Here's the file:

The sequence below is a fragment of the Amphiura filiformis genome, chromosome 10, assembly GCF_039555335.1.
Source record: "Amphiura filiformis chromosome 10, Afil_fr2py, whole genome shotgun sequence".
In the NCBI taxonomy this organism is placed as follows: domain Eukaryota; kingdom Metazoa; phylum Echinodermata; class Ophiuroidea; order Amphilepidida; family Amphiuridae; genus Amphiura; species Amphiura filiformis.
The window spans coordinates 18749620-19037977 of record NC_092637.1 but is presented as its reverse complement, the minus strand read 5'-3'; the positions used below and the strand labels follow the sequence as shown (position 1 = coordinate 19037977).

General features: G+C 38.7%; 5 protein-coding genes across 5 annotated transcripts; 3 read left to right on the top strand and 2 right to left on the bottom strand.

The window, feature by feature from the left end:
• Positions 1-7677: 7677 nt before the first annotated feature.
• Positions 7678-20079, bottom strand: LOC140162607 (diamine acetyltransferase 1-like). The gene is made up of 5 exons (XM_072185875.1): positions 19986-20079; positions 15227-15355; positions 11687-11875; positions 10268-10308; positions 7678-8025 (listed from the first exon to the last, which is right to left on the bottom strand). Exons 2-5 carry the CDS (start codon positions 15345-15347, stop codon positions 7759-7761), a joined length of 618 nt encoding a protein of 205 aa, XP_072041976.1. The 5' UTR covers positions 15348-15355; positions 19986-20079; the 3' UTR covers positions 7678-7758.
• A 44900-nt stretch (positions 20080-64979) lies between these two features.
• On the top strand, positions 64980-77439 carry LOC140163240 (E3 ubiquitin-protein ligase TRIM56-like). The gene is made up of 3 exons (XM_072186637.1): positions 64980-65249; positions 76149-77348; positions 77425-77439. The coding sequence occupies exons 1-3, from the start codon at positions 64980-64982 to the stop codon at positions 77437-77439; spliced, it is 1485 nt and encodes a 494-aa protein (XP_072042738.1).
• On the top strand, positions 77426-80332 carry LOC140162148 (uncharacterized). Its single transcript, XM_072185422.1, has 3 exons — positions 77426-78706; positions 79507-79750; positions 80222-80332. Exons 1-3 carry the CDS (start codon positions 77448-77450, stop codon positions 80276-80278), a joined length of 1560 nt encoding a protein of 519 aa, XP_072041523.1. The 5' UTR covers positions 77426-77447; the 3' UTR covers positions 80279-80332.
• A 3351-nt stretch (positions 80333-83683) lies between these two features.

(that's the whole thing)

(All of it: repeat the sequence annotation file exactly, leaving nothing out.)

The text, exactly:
The sequence below is a fragment of the Amphiura filiformis genome, chromosome 10, assembly GCF_039555335.1.
Source record: "Amphiura filiformis chromosome 10, Afil_fr2py, whole genome shotgun sequence".
In the NCBI taxonomy this organism is placed as follows: domain Eukaryota; kingdom Metazoa; phylum Echinodermata; class Ophiuroidea; order Amphilepidida; family Amphiuridae; genus Amphiura; species Amphiura filiformis.
The window spans coordinates 18749620-19037977 of record NC_092637.1 but is presented as its reverse complement, the minus strand read 5'-3'; the positions used below and the strand labels follow the sequence as shown (position 1 = coordinate 19037977).

General features: G+C 38.7%; 5 protein-coding genes across 5 annotated transcripts; 3 read left to right on the top strand and 2 right to left on the bottom strand.

The window, feature by feature from the left end:
• Positions 1-7677: 7677 nt before the first annotated feature.
• Positions 7678-20079, bottom strand: LOC140162607 (diamine acetyltransferase 1-like). The gene is made up of 5 exons (XM_072185875.1): positions 19986-20079; positions 15227-15355; positions 11687-11875; positions 10268-10308; positions 7678-8025 (listed from the first exon to the last, which is right to left on the bottom strand). Exons 2-5 carry the CDS (start codon positions 15345-15347, stop codon positions 7759-7761), a joined length of 618 nt encoding a protein of 205 aa, XP_072041976.1. The 5' UTR covers positions 15348-15355; positions 19986-20079; the 3' UTR covers positions 7678-7758.
• A 44900-nt stretch (positions 20080-64979) lies between these two features.
• On the top strand, positions 64980-77439 carry LOC140163240 (E3 ubiquitin-protein ligase TRIM56-like). The gene is made up of 3 exons (XM_072186637.1): positions 64980-65249; positions 76149-77348; positions 77425-77439. The coding sequence occupies exons 1-3, from the start codon at positions 64980-64982 to the stop codon at positions 77437-77439; spliced, it is 1485 nt and encodes a 494-aa protein (XP_072042738.1).
• On the top strand, positions 77426-80332 carry LOC140162148 (uncharacterized). Its single transcript, XM_072185422.1, has 3 exons — positions 77426-78706; positions 79507-79750; positions 80222-80332. Exons 1-3 carry the CDS (start codon positions 77448-77450, stop codon positions 80276-80278), a joined length of 1560 nt encoding a protein of 519 aa, XP_072041523.1. The 5' UTR covers positions 77426-77447; the 3' UTR covers positions 80279-80332.
• A 3351-nt stretch (positions 80333-83683) lies between these two features.